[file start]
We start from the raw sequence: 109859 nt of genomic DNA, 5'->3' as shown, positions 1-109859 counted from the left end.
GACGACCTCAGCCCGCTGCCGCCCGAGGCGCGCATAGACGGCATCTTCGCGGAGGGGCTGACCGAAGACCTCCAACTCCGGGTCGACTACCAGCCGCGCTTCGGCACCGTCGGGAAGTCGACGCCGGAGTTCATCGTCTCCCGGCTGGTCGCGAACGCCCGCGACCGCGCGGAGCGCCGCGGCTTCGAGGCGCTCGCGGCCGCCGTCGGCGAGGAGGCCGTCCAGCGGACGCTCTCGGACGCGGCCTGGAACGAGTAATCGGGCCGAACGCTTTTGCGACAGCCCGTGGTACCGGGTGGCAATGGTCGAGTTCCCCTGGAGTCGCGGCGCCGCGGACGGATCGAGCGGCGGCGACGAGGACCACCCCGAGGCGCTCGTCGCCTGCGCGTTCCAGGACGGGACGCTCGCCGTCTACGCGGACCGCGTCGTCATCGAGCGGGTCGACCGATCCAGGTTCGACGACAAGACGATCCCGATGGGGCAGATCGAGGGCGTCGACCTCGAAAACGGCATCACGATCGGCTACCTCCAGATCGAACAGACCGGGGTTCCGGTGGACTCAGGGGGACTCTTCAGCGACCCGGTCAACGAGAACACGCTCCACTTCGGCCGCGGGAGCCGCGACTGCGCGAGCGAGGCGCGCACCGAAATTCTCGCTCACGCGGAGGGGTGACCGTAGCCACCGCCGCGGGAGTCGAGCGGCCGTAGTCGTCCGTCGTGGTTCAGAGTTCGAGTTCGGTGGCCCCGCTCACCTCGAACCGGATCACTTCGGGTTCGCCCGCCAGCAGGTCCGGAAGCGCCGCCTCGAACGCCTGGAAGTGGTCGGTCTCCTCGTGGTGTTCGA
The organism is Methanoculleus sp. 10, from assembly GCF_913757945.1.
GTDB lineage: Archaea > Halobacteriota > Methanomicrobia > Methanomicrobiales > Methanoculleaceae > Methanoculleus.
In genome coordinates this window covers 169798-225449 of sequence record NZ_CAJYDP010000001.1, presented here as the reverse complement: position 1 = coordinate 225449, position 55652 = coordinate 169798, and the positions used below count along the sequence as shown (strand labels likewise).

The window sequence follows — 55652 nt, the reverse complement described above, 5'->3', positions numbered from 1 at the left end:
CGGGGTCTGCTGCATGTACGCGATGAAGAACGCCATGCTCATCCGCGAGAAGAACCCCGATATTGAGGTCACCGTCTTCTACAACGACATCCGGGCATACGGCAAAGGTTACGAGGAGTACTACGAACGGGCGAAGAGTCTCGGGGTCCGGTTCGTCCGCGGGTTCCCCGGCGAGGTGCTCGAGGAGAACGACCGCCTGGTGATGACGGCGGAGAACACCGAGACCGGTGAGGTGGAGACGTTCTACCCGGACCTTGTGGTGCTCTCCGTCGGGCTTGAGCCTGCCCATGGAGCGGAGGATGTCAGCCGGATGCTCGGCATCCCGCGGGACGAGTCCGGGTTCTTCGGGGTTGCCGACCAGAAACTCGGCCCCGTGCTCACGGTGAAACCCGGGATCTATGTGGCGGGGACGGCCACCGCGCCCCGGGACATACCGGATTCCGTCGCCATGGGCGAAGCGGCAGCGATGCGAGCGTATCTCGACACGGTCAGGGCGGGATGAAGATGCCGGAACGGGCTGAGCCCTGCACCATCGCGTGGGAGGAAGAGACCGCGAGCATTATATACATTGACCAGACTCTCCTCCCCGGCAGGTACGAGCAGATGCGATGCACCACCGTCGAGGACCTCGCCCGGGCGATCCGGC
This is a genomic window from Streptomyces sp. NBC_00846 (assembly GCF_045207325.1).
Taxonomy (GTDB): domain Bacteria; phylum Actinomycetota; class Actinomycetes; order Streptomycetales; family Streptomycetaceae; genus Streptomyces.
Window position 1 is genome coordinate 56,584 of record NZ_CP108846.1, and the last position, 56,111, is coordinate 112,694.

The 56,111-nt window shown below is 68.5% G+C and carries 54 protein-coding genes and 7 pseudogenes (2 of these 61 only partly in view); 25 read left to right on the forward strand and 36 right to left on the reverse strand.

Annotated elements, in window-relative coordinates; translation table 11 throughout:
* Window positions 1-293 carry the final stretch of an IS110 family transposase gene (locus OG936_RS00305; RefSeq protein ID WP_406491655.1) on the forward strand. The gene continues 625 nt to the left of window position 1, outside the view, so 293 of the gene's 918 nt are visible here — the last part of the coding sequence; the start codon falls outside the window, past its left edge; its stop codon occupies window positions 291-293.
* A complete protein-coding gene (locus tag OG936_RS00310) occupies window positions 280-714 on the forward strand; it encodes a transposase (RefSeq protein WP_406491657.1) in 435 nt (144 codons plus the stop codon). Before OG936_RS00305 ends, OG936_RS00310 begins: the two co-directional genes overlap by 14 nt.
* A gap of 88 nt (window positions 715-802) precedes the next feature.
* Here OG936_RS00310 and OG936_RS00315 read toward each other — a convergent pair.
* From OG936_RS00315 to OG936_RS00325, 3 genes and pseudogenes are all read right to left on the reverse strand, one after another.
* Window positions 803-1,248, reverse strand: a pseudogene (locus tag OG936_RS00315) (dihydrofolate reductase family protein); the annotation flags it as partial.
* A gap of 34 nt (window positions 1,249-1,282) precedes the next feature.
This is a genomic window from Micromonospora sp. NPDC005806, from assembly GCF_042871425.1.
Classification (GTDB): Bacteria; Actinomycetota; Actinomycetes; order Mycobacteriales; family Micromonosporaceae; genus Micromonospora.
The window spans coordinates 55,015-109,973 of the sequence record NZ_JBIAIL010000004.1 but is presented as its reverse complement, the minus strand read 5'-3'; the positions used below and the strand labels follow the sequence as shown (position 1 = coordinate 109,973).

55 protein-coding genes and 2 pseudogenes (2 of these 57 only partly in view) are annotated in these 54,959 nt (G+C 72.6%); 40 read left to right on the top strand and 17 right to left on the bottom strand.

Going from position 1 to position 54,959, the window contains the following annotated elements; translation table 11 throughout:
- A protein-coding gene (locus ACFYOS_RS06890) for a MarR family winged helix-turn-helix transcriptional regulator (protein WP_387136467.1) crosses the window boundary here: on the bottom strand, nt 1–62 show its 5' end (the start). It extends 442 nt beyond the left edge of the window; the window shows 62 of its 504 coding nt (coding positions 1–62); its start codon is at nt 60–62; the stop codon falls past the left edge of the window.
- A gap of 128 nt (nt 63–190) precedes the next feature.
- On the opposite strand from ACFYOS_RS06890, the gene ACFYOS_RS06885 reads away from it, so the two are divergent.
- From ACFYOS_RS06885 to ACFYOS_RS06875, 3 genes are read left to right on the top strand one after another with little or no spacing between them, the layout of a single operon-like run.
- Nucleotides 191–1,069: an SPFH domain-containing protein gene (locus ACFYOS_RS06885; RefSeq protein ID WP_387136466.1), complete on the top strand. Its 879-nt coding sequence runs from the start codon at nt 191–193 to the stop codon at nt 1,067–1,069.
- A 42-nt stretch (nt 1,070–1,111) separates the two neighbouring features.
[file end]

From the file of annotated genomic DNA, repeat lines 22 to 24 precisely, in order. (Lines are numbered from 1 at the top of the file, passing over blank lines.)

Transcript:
The window spans coordinates 55,015-109,973 of the sequence record NZ_JBIAIL010000004.1 but is presented as its reverse complement, the minus strand read 5'-3'; the positions used below and the strand labels follow the sequence as shown (position 1 = coordinate 109,973).

55 protein-coding genes and 2 pseudogenes (2 of these 57 only partly in view) are annotated in these 54,959 nt (G+C 72.6%); 40 read left to right on the top strand and 17 right to left on the bottom strand.

Going from position 1 to position 54,959, the window contains the following annotated elements; translation table 11 throughout: